Menu

What is pallet racking?

What-is-pallet-racking

Racking and shelving is a science in itself. It’s a product/service which requires a great deal of expertise and engineering prowess. The solution formulated is generally dependent upon the core expertise of the company engaged in providing the service. Pallet racking is a sub-product of the entire Racking solutions gamut. Our blog post today would focus entirely on what pallet racking is and how it can help boost the business of a company.

What is Racking?

In the simplest of terms, racking is all about racks. Well, that’s the base definition for a layman. For a person or business serious about managing their warehouse space. Racking takes another whole set of meanings. Racking in warehouse management means a process of placing storage compartments, which allows for maximum utilization of available space. Along with the clever use of space, racking also has a focus on boosting the logistics efficiency of the entire setup.

What is Pallet Racking?

In its essence, a pallet rack is a material handling and storing system. Basically, it aids in the smooth movement of goods in and around the warehouse. Here the portion of the system where the actual products are stored is called pallets (also called skids at some places). There are many types of pallet racking systems prevalent in present markets. All, however, serve the same purpose with different levels of efficiencies. The beauty of this system is that it allows for both horizontal and vertical stacking of goods in pallets. Hence you get more storage space in the least actual area. Pallet racking has been widely in use since the second world war. Its efficiency and ease are still going strong. The use of a forklift to move the pallets is still the widely used mode of logistical aid used in pallet racking. One of the most commonly used forms here is the selective pallet racking system. More of which follows in the paragraph below.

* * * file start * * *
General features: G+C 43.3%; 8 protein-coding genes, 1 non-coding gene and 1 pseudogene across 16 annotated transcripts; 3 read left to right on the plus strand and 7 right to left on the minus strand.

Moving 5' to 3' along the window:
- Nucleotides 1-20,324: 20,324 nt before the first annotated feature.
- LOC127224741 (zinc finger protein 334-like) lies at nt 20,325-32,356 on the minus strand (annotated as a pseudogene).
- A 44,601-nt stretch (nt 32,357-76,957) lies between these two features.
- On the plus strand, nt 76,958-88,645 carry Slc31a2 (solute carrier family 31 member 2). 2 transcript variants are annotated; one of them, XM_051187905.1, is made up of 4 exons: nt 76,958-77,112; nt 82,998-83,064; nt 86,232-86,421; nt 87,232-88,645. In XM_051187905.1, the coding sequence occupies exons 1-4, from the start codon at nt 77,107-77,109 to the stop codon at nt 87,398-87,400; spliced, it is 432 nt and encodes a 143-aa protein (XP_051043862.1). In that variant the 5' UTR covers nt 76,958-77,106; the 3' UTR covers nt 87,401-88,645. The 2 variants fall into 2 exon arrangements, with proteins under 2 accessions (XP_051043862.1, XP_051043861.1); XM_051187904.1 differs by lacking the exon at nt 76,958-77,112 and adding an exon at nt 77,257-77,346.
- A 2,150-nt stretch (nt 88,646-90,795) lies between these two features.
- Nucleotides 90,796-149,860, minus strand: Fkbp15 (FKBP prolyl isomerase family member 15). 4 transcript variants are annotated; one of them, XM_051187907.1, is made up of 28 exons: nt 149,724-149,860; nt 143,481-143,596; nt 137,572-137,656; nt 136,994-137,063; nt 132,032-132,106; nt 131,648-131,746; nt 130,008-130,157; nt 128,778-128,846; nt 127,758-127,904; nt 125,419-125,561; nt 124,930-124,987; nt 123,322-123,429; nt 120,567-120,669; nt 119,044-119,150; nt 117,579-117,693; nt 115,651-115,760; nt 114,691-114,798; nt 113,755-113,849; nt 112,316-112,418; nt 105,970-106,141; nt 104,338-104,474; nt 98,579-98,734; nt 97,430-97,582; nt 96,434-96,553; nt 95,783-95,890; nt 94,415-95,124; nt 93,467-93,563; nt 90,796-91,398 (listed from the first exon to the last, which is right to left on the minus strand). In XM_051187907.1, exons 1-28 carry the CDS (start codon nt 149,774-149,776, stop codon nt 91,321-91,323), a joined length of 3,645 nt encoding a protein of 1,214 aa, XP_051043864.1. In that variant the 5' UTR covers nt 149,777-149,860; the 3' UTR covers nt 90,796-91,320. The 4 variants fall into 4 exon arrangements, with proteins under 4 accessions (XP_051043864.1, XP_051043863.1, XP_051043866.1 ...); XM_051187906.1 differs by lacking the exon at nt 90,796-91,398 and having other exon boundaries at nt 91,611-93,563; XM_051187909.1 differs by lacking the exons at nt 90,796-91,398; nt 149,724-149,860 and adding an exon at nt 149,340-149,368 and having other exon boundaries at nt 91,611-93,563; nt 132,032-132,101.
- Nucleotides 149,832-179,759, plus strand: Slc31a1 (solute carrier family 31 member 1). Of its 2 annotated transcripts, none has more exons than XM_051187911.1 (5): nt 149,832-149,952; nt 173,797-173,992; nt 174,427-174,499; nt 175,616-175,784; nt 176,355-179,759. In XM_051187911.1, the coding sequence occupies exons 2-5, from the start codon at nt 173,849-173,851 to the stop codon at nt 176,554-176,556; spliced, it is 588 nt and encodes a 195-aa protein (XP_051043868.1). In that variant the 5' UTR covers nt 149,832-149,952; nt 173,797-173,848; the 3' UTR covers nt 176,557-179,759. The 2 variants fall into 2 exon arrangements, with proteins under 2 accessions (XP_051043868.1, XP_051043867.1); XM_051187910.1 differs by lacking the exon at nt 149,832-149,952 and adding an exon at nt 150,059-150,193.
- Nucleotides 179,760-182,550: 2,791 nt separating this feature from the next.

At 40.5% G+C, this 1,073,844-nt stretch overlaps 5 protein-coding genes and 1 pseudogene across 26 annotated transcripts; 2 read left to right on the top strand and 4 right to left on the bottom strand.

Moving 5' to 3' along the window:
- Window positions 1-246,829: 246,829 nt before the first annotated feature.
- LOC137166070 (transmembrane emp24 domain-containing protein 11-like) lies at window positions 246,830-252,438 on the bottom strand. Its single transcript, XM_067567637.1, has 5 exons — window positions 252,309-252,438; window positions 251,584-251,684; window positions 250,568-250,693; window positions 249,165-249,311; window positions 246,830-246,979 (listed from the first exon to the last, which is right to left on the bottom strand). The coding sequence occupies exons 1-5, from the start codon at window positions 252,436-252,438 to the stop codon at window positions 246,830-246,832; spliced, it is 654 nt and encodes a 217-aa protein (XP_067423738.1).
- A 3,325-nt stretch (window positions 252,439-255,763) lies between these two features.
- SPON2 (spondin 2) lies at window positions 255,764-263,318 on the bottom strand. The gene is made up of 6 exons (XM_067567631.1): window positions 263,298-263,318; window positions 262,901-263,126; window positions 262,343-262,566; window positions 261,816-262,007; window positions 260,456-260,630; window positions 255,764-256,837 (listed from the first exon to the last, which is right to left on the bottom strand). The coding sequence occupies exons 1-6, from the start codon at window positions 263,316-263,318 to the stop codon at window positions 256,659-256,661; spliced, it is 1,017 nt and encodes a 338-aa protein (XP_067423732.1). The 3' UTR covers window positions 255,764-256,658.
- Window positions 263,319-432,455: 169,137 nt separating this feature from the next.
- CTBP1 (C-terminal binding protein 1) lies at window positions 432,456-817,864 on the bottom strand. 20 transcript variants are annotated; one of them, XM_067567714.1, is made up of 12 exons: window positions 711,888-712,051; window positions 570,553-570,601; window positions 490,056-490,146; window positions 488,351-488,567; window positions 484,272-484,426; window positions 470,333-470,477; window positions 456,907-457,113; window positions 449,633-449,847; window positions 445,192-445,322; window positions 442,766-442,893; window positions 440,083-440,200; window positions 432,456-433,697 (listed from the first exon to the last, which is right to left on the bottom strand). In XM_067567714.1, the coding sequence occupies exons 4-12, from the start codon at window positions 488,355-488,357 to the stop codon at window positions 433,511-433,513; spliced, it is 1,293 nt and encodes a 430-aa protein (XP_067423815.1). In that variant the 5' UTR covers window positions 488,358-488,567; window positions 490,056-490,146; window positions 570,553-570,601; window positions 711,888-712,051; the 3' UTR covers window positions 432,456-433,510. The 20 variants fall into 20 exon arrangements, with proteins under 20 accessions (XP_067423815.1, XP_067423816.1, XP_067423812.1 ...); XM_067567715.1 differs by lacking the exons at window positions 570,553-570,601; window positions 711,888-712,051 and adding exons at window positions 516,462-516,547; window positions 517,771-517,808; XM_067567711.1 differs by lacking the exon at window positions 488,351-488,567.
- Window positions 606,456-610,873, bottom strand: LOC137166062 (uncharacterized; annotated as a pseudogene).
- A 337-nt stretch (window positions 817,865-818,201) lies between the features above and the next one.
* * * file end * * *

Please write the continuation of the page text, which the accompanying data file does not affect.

Selective Pallet Racking

Selective pallet racking is the widely used pallet racking system. Selective pallet racking comes in two forms, that is the configuration we are talking about. They are :

Roll Formed Configuration

Roll-formed selective pallet racking systems are also called the teardrop style pallet racking system. The nomenclature is so because of the teardrop like the shape of the holes on the upright side of the system.  Here mounting clips are used to hold the pallets securely on the horizontal beams. The mounting clips on here can be quickly moved hence the shelves can be easily adjusted to accommodate different kinds of products. It is the preferred choice for warehouses that have to store products of various sizes and weights.

Structural Bolt-Together Configuration

The design is quite similar to the roll-formed pallet racking system. However, in this configuration, the horizontal load beams are attached to the uprights with bolts thus giving them the greater weight-bearing capacity. It is more suited for a fixed configuration warehouse. Although this configuration also allows for restructuring but its often more time consuming when compared to roll-formed configuration. This type of selective pallet racking system is more suited to companies that have heavy products to store and the products are generally of similar size.

Which Industries Can Be Benefitted From Pallet Racking?

Pallet racking is for everyone. Yes, you heard it right. As we have mentioned above, pallet racking systems can be installed in two configurations depending upon the nature of the goods that need to be stored. It all boils down to the products and the logistics efficiency that is desired. For an e-commerce warehouse going for the teardrop, the configuration is suited. It allows them to store and move goods of various sizes easily in the warehouse. For an automotive OEM manufacturer, using a bolt-together configuration is more suited as the parts are heavy and are of fixed size. These are just the examples, the reality, however, is that almost every industry can be benefited from pallet racking systems.

Share on facebook
Facebook
Share on google
Google+
Share on twitter
Twitter
Share on linkedin
LinkedIn
Share on pinterest
Pinterest
Scroll to Top

Request a Quote